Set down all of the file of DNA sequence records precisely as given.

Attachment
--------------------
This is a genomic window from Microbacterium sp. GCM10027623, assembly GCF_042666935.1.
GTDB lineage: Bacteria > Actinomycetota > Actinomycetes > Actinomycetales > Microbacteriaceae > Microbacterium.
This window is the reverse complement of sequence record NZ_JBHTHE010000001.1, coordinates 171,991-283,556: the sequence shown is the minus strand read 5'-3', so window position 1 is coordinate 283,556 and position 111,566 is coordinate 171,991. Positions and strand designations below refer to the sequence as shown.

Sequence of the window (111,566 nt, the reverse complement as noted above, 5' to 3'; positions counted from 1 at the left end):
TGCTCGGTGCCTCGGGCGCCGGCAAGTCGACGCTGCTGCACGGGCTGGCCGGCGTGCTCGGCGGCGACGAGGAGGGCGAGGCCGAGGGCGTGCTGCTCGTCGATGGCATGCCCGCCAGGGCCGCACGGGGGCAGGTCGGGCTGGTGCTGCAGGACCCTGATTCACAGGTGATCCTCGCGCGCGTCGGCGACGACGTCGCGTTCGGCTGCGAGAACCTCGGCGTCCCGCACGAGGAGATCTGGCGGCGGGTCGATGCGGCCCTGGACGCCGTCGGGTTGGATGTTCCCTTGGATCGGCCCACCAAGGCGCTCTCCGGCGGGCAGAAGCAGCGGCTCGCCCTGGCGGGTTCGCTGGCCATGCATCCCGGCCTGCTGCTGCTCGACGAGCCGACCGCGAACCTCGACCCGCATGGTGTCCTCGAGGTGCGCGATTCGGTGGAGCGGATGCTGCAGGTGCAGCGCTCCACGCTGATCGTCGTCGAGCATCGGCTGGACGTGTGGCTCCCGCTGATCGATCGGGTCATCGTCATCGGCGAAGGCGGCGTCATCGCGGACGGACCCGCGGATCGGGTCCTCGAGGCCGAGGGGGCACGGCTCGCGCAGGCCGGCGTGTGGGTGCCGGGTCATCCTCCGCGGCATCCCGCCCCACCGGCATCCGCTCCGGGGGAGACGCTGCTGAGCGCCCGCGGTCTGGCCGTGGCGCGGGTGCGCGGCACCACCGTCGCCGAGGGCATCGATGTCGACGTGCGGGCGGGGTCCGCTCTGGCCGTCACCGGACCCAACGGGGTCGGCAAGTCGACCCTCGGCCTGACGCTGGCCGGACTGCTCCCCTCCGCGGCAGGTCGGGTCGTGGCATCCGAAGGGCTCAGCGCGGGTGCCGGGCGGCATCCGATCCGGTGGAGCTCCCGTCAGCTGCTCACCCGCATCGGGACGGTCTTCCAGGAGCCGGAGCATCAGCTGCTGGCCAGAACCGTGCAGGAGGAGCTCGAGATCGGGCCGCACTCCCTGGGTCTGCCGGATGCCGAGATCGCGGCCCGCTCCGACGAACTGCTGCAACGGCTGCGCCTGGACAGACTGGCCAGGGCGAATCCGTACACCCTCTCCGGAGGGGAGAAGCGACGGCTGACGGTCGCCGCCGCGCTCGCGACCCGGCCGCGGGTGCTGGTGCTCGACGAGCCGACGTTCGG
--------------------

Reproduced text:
This is a genomic window from Microbacterium sp. GCM10027623, assembly GCF_042666935.1.
GTDB lineage: Bacteria > Actinomycetota > Actinomycetes > Actinomycetales > Microbacteriaceae > Microbacterium.
This window is the reverse complement of sequence record NZ_JBHTHE010000001.1, coordinates 171,991-283,556: the sequence shown is the minus strand read 5'-3', so window position 1 is coordinate 283,556 and position 111,566 is coordinate 171,991. Positions and strand designations below refer to the sequence as shown.

Sequence of the window (111,566 nt, the reverse complement as noted above, 5' to 3'; positions counted from 1 at the left end):
TGCTCGGTGCCTCGGGCGCCGGCAAGTCGACGCTGCTGCACGGGCTGGCCGGCGTGCTCGGCGGCGACGAGGAGGGCGAGGCCGAGGGCGTGCTGCTCGTCGATGGCATGCCCGCCAGGGCCGCACGGGGGCAGGTCGGGCTGGTGCTGCAGGACCCTGATTCACAGGTGATCCTCGCGCGCGTCGGCGACGACGTCGCGTTCGGCTGCGAGAACCTCGGCGTCCCGCACGAGGAGATCTGGCGGCGGGTCGATGCGGCCCTGGACGCCGTCGGGTTGGATGTTCCCTTGGATCGGCCCACCAAGGCGCTCTCCGGCGGGCAGAAGCAGCGGCTCGCCCTGGCGGGTTCGCTGGCCATGCATCCCGGCCTGCTGCTGCTCGACGAGCCGACCGCGAACCTCGACCCGCATGGTGTCCTCGAGGTGCGCGATTCGGTGGAGCGGATGCTGCAGGTGCAGCGCTCCACGCTGATCGTCGTCGAGCATCGGCTGGACGTGTGGCTCCCGCTGATCGATCGGGTCATCGTCATCGGCGAAGGCGGCGTCATCGCGGACGGACCCGCGGATCGGGTCCTCGAGGCCGAGGGGGCACGGCTCGCGCAGGCCGGCGTGTGGGTGCCGGGTCATCCTCCGCGGCATCCCGCCCCACCGGCATCCGCTCCGGGGGAGACGCTGCTGAGCGCCCGCGGTCTGGCCGTGGCGCGGGTGCGCGGCACCACCGTCGCCGAGGGCATCGATGTCGACGTGCGGGCGGGGTCCGCTCTGGCCGTCACCGGACCCAACGGGGTCGGCAAGTCGACCCTCGGCCTGACGCTGGCCGGACTGCTCCCCTCCGCGGCAGGTCGGGTCGTGGCATCCGAAGGGCTCAGCGCGGGTGCCGGGCGGCATCCGATCCGGTGGAGCTCCCGTCAGCTGCTCACCCGCATCGGGACGGTCTTCCAGGAGCCGGAGCATCAGCTGCTGGCCAGAACCGTGCAGGAGGAGCTCGAGATCGGGCCGCACTCCCTGGGTCTGCCGGATGCCGAGATCGCGGCCCGCTCCGACGAACTGCTGCAACGGCTGCGCCTGGACAGACTGGCCAGGGCGAATCCGTACACCCTCTCCGGAGGGGAGAAGCGACGGCTGACGGTCGCCGCCGCGCTCGCGACCCGGCCGCGGGTGCTGGTGCTCGACGAGCCGACGTTCGG